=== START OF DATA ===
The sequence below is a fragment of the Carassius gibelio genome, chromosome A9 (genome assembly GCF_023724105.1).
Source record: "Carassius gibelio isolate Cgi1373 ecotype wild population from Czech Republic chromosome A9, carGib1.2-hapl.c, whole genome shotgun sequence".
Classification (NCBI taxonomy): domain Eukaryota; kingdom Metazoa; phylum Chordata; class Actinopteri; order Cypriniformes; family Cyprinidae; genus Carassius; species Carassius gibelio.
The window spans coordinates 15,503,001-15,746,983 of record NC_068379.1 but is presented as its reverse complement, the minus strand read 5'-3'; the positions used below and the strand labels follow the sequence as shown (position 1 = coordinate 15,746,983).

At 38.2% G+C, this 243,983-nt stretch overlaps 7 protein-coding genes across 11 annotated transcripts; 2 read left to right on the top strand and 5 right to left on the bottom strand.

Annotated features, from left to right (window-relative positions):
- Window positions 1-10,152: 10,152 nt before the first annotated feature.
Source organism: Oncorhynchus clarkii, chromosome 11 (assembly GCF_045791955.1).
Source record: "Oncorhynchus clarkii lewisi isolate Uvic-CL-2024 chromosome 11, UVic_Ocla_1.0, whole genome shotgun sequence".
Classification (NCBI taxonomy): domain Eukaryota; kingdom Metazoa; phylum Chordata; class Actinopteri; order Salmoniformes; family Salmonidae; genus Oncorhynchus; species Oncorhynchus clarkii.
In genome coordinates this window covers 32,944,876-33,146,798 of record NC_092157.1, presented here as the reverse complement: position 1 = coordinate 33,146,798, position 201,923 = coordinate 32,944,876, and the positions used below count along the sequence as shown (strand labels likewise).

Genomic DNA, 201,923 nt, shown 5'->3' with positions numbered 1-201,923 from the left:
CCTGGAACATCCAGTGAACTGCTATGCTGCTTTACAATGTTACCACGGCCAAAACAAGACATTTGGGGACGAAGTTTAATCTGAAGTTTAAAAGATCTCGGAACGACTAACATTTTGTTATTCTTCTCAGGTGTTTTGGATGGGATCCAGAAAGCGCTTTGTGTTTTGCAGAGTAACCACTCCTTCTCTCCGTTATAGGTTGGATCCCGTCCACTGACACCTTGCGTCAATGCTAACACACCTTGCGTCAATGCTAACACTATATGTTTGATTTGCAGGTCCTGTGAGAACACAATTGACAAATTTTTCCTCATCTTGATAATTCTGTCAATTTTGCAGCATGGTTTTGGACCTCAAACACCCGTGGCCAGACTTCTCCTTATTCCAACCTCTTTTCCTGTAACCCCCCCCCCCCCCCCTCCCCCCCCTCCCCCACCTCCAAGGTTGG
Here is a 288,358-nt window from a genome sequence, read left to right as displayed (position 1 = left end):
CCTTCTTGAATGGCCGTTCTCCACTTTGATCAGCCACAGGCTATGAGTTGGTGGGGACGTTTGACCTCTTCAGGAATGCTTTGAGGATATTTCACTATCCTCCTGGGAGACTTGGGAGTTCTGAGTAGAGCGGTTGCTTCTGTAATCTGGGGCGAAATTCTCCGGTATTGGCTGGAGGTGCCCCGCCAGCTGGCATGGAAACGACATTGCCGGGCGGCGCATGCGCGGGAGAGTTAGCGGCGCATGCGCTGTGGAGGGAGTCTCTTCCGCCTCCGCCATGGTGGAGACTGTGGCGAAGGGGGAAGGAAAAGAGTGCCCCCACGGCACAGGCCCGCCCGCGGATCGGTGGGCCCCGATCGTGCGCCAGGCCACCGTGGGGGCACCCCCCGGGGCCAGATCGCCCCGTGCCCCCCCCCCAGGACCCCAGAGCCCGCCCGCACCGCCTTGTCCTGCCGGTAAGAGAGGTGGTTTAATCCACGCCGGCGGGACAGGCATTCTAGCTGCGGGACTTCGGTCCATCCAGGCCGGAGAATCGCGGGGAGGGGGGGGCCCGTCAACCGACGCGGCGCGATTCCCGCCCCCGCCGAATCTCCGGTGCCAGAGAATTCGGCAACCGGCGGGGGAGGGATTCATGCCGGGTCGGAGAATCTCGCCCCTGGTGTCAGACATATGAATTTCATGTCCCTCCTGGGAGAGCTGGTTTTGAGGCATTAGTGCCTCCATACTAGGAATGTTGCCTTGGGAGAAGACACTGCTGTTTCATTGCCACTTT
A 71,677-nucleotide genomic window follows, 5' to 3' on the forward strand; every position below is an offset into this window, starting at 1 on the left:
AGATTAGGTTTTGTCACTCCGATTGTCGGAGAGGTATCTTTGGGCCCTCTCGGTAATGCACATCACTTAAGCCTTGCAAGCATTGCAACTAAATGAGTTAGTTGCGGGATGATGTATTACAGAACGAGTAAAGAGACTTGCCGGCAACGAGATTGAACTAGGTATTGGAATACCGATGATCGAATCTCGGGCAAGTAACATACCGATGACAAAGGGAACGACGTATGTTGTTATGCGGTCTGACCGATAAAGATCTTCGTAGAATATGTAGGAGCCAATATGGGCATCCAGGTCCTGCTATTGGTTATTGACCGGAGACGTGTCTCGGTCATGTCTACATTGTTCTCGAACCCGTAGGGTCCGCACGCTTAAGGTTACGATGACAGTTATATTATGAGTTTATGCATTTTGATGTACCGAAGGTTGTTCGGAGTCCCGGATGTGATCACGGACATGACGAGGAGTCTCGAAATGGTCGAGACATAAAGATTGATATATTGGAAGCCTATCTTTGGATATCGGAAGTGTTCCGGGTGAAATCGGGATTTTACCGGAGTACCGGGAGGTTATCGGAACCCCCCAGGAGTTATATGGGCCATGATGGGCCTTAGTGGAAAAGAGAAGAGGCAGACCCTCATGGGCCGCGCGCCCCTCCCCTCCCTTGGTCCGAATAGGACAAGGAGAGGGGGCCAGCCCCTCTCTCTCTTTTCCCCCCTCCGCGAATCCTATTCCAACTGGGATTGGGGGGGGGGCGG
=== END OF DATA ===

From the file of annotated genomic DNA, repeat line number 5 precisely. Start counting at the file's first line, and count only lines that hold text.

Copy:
At 38.2% G+C, this 243,983-nt stretch overlaps 7 protein-coding genes across 11 annotated transcripts; 2 read left to right on the top strand and 5 right to left on the bottom strand.